Overlooked Issues in Prior IPCC Reports and the Current IPCC Report Process: Is There a Change From the Past?

Unfortunately, the answer is No.

The Intergovernmental Panel on Climate Change (IPCC) Working Group I: The Physical Basis of Climate Change? is soliciting expert reviews from September 12 to November 4, 2005 (http://ipcc-wg1.ucar.edu/wg1/). The chapter outline of the report topics is given below:

Historical Overview of Climate Change Science
Changes in Atmospheric Constituents and in Radiative Forcing
Observations: Surface and Atmospheric Climate Change
Observations: Changes in Snow, Ice and Frozen Ground
Observations: Oceanic Climate Change and Sea Level
Paleoclimate
Couplings Between Changes in the Climate System and Biogeochemistry
Climate Models and their Evaluation
Understanding and Attributing Climate Change
Global Climate Projections
Regional Climate Projections

Previous IPCC reports suffered from a much too narrow focus on the issue of climate change, and unfortunately, this IPCC report perpetuates that perspective. For example, biogeochemistry is not actually separate from the climate system as indicated in the IPCC chapter outline, but part of the climate system as was concluded in the 2005 National Research Council (NRC) Report . The diversity of climate forcings that were described in the NRC (2005) report (see Figure ES-1 in that report) is also not evident in the chapter topics.

In disappointment on the focus of prior IPCC reports (and also the U.S. National Assessment), I completed an article on this subject in 2002 for the journal Climatic Change. Steve Schneider, Editor of the journal, is acknowledged and thanked for permitting this essay to be published, and to promote constructive dialog on this subject. The article is

Pielke Sr., R.A., 2002: Overlooked issues in the U.S. National Climate and IPCC assessments. Climatic Change, 52, 1-11. A constructive counterpoint article by Mike MacCracken followed mine (MacCracken, M., 2002: Do the uncertainty ranges in the IPCC and U.S. National Assessments account adequately for possibly overlooked climatic influences. Climatic Change, 52, 13-23. ).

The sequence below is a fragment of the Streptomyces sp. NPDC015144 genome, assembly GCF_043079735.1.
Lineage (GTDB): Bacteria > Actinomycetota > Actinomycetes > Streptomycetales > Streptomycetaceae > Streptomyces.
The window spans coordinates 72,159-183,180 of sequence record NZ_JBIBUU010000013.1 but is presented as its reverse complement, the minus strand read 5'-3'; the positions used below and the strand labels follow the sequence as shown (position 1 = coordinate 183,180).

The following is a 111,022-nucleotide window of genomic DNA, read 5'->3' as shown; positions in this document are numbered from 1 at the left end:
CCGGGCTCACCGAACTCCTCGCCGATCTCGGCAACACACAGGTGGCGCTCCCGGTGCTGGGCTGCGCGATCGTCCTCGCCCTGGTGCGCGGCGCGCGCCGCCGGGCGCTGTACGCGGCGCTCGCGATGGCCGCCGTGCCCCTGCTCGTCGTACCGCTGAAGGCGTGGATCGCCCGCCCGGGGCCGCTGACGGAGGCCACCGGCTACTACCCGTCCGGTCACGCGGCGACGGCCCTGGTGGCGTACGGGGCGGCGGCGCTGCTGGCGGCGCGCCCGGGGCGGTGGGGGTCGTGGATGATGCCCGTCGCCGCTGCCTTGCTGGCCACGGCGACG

Unfortunately, the issues that are raised in my article in Climatic Change are being ignored in the construction of the IPCC outline of chapters. The IPCC Chapter outline perpetuates the same narrow perspective that was in the earlier reports.

Indeed, even more substantively, the IPCC should consider whether a new paradigm is needed and would better serve policymakers. In my Climatic Change essay, a “vulnerability assessment approach…..in which the entire spectrum of environmental stresses are evaluated in order to determine the greatest threats to specific resources”? was proposed. This vulnerability perspective is expanded on in Pielke Sr., R.A., J.O. Adegoke, T.N. Chase, C.H. Marshall, T. Matsui, and D. Niyogi, 2005: A new paradigm for assessing the role of agriculture in the climate system and in climate change. Agric. Forest Meteor. Only once the vulnerabilities are assessed, should the “global climate projections�? be introduced as just one of the tools to determine the possibilities of what could happen in the future. Our earlier weblogs under the topic “vulnerability paradigm”?, as well as Chapter E in Kabat, P., Claussen, M., Dirmeyer, P.A., J.H.C. Gash, L. Bravo de Guenni, M. Meybeck, R.A. Pielke Sr., C.J. Vorosmarty, R.W.A. Hutjes, and S. Lutkemeier, Editors, 2004: Vegetation, water, humans and the climate: A new perspective on an interactive system. Springer, Berlin, Global Change – The IGBP Series, 566 pp, discuss this viewpoint further.

The format of the request for input to the new IPPC report clearly illustrates the limited scope of the authors. While input is requested on the 11 chapter topics, there is no framework to provide input on whether the chapter format that they have chosen is even what is needed by the scientific community and by policymakers! From their request for reviews of the Chapter, we are to just accept the chapter topics that they have selected.

There is no other conclusion, but that the IPCC continues to work as an advocate that will continue to communicate a very parochial view of climate science to policymakers.

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